(a) An example of an emotionally positive stimulus. The emotional area of interest here is the cat on the bed. The most visually salient object being the bottom left picture in the picture frame above the cat. (b) An example of an emotionally negative stimulus. The emotional area of interest here is the dead animal on the road. The most visually salient region being the top of the tree in the right-hand corner. (c) An example of an emotionally neutral stimulus. The picture contains an emotionally neutral yet unexpected object (kettle on the rug). The most visually salient region is the picture frame on the windowsill (left).
Figure 3
 
A bar chart to illustrate accuracy at correctly recognizing “old” negative, positive, and neutral stimuli at test (i.e., percentage of “hits”). Error bars represent standard error of the mean (SEM).
Figure 3
 
A bar chart to illustrate accuracy at correctly recognizing “old” negative, positive, and neutral stimuli at test (i.e., percentage of “hits”). Error bars represent standard error of the mean (SEM).
Figure 4
 
(a) A bar chart to illustrate the average number of references (per picture) to visually salient Regions of Interest in negative, neutral, and positive stimuli. Error bars represent standard error of the mean (SEM). (b) A bar chart to illustrate the average number of references (per picture) to emotive Regions of Interest in negative, positive, and neutral stimuli. In the neutral stimuli, the “emotive” RoIs were the control targets—neutral objects in unusual locations (e.g., kettle on the rug). Error bars represent standard error of the mean (SEM).
Figure 4
 
(a) A bar chart to illustrate the average number of references (per picture) to visually salient Regions of Interest in negative, neutral, and positive stimuli. Error bars represent standard error of the mean (SEM). (b) A bar chart to illustrate the average number of references (per picture) to emotive Regions of Interest in negative, positive, and neutral stimuli. In the neutral stimuli, the “emotive” RoIs were the control targets—neutral objects in unusual locations (e.g., kettle on the rug). Error bars represent standard error of the mean (SEM).
Figure 5
 
(a) A bar chart to show the average number fixations per picture that fell in the visually salient RoI of each picture type. Error bars represent standard error of the mean (SEM). (b) A bar chart to show the average number of fixations in emotive RoIs for negative, positive, and neutral stimuli. The “emotive” RoIs of the neutral pictures were the neutral control items in unusual locations (e.g., kettle on the rug).
Figure 5
 
(a) A bar chart to show the average number fixations per picture that fell in the visually salient RoI of each picture type. Error bars represent standard error of the mean (SEM). (b) A bar chart to show the average number of fixations in emotive RoIs for negative, positive, and neutral stimuli. The “emotive” RoIs of the neutral pictures were the neutral control items in unusual locations (e.g., kettle on the rug).
Figure 6
 
(a) A bar chart to illustrate the percentage of first fixations that fell in visually salient RoIs. Error bars represent standard error of the mean (SEM). (b) A bar chart to show the average percentage of first fixations in emotive RoIs for negative, neutral, and positive pictures. The “emotive” RoIs in neutral stimuli were the neutral control objects in unusual locations. Error bars represent standard error of the mean (SEM).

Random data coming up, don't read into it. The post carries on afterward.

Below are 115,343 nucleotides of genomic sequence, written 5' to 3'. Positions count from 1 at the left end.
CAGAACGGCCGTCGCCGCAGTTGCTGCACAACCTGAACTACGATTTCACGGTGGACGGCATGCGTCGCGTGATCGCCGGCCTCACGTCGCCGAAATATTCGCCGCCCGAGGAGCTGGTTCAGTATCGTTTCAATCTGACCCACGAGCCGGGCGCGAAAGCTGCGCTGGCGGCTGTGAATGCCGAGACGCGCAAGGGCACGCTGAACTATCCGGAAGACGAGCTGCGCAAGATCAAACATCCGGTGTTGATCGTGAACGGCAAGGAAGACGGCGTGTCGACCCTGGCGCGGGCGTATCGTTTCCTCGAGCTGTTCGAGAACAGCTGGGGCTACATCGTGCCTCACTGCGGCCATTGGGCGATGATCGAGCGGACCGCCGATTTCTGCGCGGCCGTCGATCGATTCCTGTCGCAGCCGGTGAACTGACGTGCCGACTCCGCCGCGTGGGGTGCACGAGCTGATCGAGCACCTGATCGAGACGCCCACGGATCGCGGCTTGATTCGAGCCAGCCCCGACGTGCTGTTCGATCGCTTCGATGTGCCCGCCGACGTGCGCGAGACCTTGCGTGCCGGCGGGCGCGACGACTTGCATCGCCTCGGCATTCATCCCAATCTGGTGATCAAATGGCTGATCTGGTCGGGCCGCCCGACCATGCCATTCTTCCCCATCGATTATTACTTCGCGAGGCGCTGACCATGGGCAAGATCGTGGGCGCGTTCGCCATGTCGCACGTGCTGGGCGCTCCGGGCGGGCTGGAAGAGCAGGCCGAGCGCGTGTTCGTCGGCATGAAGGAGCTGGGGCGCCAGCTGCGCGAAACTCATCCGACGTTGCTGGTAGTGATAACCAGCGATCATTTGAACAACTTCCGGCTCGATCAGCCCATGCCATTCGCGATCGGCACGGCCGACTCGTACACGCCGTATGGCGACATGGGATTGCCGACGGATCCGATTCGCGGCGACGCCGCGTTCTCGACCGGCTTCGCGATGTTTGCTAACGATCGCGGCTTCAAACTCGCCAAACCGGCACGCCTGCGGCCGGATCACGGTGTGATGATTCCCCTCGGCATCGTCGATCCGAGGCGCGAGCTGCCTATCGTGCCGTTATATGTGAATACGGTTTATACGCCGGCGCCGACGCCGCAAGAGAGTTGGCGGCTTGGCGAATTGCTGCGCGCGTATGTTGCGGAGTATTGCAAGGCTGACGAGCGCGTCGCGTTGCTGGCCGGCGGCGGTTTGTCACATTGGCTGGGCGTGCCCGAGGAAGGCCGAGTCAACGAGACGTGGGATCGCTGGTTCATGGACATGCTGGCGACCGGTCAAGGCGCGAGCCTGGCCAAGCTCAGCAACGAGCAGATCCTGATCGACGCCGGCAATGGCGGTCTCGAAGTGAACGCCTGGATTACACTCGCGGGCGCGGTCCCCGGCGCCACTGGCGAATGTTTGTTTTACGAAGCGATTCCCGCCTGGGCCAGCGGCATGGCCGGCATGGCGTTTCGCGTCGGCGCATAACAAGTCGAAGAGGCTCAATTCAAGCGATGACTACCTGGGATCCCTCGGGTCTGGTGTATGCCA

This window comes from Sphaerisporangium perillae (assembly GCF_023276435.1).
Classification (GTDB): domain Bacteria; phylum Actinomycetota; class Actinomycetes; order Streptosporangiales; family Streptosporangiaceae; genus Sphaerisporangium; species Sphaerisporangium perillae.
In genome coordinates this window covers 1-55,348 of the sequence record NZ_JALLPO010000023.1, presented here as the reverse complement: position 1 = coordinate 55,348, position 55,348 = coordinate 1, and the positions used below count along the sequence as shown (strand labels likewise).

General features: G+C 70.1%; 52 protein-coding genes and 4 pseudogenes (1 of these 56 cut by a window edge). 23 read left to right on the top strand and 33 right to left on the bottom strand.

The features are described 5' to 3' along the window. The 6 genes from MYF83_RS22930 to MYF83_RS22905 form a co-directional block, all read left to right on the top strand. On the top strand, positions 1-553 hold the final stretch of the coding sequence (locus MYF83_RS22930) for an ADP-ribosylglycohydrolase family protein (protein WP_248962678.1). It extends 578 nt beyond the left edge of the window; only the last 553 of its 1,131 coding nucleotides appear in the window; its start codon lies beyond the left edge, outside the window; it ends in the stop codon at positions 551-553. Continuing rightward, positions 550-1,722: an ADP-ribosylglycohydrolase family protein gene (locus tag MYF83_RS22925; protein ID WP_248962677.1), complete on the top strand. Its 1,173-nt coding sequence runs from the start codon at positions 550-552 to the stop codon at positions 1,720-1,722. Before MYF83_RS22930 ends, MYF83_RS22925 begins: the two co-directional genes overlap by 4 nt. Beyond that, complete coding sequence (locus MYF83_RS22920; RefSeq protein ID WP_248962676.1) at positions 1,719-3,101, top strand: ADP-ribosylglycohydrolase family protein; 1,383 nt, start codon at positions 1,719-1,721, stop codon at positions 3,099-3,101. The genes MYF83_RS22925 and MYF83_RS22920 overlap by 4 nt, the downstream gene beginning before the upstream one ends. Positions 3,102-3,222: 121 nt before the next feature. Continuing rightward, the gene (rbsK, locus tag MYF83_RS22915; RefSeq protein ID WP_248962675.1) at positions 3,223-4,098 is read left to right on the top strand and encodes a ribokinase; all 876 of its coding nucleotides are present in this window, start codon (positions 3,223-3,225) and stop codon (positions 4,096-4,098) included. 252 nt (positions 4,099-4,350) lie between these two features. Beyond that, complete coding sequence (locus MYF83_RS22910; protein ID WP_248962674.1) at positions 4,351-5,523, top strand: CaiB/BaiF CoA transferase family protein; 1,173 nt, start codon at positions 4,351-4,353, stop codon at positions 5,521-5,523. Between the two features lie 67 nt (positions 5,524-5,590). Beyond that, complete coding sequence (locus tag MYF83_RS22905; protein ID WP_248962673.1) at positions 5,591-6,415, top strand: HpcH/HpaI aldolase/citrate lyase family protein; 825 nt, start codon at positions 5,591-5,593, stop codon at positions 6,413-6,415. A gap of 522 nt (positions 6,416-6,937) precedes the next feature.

Figure 6
 
(a) A bar chart to illustrate the percentage of first fixations that fell in visually salient RoIs. Error bars represent standard error of the mean (SEM). (b) A bar chart to show the average percentage of first fixations in emotive RoIs for negative, neutral, and positive pictures. The “emotive” RoIs in neutral stimuli were the neutral control objects in unusual locations. Error bars represent standard error of the mean (SEM).
Figure 7
 
(a) Bar chart showing the similarity of scanpaths at encoding compared to model-predicted saliency scanpaths, for each stimulus type. Error bars represent standard error of the mean (SEM). (b) (Left) An emotionally neutral picture with the saliency-predicted scanpath (red and yellow) and an actual participant scanpath (blue). (Right) An emotionally negative picture with the saliency-predicted scanpath (red and yellow) and an actual participant scanpath (blue). Note the decreased number of fixations in visually salient areas and the multiple fixations on the negative RoI.
Figure 7
 
(a) Bar chart showing the similarity of scanpaths at encoding compared to model-predicted saliency scanpaths, for each stimulus type. Error bars represent standard error of the mean (SEM). (b) (Left) An emotionally neutral picture with the saliency-predicted scanpath (red and yellow) and an actual participant scanpath (blue). (Right) An emotionally negative picture with the saliency-predicted scanpath (red and yellow) and an actual participant scanpath (blue). Note the decreased number of fixations in visually salient areas and the multiple fixations on the negative RoI.
Stimulus type Scene Emotive RoI Salient RoI
Negative Lounge/living room Decapitated mouse Window
Negative Kitchen Vomit Kettle
Negative Bedroom Bloody knife Bag
Negative Park Gun Swing
Negative Bathroom Feces (diarrhea) Taps
Negative Garage Spider in web Lawn mower
Negative Garden Snake Flowers
Negative Forest Dead and rotting rabbit Tree
Negative Street Roadkill Tree
Negative Office Rotting food Keyboard
Positive Lounge/living room Chocolates Rug edge
Positive Kitchen Cupcakes Sink
Positive Bedroom Cat T-shirt
Positive Park Husky (dog) Slide
Positive Bathroom Kitten Shampoo bottle
Positive Garage Mother and baby rabbits Hi-vis jacket
Positive Garden Puppy Flowers
Positive Forest Fawn (infant deer) Signpost
Positive Street Infant fox Car
Positive Office Jar of sweets Highlighter pen
Neutral Lounge/living room Kettle Picture frame
Neutral Kitchen Hair dryer Notice board
Neutral Bedroom Bike wheel/tire Cushion
Neutral Park TV Slide
Neutral Bathroom Laptop Toilet cleaner
Neutral Garage Sink Motorbike
Neutral Garden Vacuum cleaner Flowers
Neutral Forest Alarm clock Bluebell patch
Neutral Street Arm chair Car
Neutral Office Bucket and spade Plant